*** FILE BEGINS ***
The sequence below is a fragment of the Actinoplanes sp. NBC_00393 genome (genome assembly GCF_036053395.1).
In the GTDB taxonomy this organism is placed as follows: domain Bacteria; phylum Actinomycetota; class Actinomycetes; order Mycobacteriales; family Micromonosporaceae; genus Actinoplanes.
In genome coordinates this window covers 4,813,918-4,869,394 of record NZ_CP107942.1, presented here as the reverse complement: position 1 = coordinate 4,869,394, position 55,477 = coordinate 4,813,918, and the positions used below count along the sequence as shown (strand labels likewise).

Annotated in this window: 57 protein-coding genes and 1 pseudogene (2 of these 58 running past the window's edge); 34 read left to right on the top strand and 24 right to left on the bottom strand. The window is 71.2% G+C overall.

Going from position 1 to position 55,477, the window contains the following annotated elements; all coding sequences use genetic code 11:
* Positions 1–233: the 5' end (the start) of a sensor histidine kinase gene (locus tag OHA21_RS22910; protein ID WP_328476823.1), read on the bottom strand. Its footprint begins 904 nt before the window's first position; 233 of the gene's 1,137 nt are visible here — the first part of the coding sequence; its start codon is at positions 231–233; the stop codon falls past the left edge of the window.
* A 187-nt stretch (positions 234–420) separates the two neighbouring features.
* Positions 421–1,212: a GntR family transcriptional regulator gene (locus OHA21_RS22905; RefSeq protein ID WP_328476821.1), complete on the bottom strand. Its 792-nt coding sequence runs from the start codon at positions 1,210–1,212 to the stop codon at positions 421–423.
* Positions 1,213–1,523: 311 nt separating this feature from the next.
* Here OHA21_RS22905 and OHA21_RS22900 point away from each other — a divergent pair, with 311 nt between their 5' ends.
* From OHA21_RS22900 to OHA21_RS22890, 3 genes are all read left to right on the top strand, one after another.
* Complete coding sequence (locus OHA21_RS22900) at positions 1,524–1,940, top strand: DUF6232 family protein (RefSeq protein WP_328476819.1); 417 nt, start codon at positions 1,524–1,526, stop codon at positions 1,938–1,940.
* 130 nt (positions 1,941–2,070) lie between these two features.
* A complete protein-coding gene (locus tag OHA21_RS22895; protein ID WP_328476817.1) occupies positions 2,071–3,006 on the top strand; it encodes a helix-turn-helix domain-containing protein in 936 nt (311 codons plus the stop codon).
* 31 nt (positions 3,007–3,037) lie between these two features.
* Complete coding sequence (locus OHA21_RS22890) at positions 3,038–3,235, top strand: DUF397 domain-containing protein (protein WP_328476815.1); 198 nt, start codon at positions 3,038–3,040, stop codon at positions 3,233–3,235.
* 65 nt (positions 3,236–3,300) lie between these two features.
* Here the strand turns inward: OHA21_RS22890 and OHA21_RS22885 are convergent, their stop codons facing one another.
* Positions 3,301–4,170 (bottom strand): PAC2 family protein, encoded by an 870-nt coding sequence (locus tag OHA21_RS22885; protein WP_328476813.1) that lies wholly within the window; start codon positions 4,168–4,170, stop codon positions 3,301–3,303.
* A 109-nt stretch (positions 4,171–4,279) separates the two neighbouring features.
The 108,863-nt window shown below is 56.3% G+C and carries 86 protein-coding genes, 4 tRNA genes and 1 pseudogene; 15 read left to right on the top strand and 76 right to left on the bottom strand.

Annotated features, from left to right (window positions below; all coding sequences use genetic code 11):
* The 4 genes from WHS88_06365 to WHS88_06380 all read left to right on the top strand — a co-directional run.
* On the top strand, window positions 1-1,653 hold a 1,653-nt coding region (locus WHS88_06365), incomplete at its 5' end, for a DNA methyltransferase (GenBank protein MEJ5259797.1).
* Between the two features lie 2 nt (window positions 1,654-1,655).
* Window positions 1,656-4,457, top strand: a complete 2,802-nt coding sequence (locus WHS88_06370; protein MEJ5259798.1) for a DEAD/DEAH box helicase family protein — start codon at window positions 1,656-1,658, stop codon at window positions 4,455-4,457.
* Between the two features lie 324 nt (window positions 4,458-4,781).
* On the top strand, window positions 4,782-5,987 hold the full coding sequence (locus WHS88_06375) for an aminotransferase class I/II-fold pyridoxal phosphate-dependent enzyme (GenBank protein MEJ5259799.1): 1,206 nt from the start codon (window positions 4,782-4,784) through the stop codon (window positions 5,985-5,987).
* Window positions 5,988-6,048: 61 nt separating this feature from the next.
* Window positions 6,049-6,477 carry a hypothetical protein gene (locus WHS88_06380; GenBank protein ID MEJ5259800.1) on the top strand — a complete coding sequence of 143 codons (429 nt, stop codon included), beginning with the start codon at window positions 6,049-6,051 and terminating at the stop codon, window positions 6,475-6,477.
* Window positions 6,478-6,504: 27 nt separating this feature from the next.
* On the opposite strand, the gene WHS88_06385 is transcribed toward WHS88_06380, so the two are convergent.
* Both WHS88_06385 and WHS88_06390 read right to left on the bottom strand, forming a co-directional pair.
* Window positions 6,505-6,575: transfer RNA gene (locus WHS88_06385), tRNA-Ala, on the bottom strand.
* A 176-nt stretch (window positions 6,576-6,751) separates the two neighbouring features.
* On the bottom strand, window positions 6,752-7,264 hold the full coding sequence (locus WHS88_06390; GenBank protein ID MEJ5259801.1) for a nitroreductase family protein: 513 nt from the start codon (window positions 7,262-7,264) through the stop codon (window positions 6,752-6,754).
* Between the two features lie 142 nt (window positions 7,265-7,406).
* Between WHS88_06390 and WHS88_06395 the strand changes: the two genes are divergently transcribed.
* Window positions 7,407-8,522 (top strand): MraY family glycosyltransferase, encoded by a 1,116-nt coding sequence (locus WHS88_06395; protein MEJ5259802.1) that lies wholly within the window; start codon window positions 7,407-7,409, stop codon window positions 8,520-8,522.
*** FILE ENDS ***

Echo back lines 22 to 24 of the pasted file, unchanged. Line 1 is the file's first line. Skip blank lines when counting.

Annotated features, from left to right (window positions below; all coding sequences use genetic code 11):
* The 4 genes from WHS88_06365 to WHS88_06380 all read left to right on the top strand — a co-directional run.
* On the top strand, window positions 1-1,653 hold a 1,653-nt coding region (locus WHS88_06365), incomplete at its 5' end, for a DNA methyltransferase (GenBank protein MEJ5259797.1).